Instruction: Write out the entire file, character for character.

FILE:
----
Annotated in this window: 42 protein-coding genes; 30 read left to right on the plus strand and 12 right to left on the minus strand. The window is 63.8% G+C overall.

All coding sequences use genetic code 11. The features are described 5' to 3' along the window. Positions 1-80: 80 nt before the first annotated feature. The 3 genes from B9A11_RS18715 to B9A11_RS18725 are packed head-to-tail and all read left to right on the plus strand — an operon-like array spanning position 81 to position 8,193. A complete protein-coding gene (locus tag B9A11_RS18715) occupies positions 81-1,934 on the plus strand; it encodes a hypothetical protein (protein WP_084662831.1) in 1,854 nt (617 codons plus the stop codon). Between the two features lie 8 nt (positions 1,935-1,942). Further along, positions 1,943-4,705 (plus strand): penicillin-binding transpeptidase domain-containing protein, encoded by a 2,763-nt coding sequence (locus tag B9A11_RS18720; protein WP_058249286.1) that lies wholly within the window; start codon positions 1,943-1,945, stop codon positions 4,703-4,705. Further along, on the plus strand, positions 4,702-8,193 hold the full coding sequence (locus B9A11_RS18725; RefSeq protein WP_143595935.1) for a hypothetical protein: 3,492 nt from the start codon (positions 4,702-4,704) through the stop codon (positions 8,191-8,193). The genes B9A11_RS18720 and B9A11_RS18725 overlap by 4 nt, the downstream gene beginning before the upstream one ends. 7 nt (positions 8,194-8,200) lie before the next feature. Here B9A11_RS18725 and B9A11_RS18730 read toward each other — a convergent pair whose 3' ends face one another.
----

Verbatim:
Annotated in this window: 42 protein-coding genes; 30 read left to right on the plus strand and 12 right to left on the minus strand. The window is 63.8% G+C overall.

All coding sequences use genetic code 11. The features are described 5' to 3' along the window. Positions 1-80: 80 nt before the first annotated feature. The 3 genes from B9A11_RS18715 to B9A11_RS18725 are packed head-to-tail and all read left to right on the plus strand — an operon-like array spanning position 81 to position 8,193. A complete protein-coding gene (locus tag B9A11_RS18715) occupies positions 81-1,934 on the plus strand; it encodes a hypothetical protein (protein WP_084662831.1) in 1,854 nt (617 codons plus the stop codon). Between the two features lie 8 nt (positions 1,935-1,942). Further along, positions 1,943-4,705 (plus strand): penicillin-binding transpeptidase domain-containing protein, encoded by a 2,763-nt coding sequence (locus tag B9A11_RS18720; protein WP_058249286.1) that lies wholly within the window; start codon positions 1,943-1,945, stop codon positions 4,703-4,705. Further along, on the plus strand, positions 4,702-8,193 hold the full coding sequence (locus B9A11_RS18725; RefSeq protein WP_143595935.1) for a hypothetical protein: 3,492 nt from the start codon (positions 4,702-4,704) through the stop codon (positions 8,191-8,193). The genes B9A11_RS18720 and B9A11_RS18725 overlap by 4 nt, the downstream gene beginning before the upstream one ends. 7 nt (positions 8,194-8,200) lie before the next feature. Here B9A11_RS18725 and B9A11_RS18730 read toward each other — a convergent pair whose 3' ends face one another.